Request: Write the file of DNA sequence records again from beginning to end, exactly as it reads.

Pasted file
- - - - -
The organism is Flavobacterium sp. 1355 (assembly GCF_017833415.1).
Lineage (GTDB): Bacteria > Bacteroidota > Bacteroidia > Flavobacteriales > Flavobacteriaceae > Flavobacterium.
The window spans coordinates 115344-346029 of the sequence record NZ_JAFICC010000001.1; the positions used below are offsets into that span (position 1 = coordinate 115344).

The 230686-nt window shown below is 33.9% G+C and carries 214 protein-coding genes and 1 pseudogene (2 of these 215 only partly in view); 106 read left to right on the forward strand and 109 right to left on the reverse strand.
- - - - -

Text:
The organism is Flavobacterium sp. 1355 (assembly GCF_017833415.1).
Lineage (GTDB): Bacteria > Bacteroidota > Bacteroidia > Flavobacteriales > Flavobacteriaceae > Flavobacterium.
The window spans coordinates 115344-346029 of the sequence record NZ_JAFICC010000001.1; the positions used below are offsets into that span (position 1 = coordinate 115344).

The 230686-nt window shown below is 33.9% G+C and carries 214 protein-coding genes and 1 pseudogene (2 of these 215 only partly in view); 106 read left to right on the forward strand and 109 right to left on the reverse strand.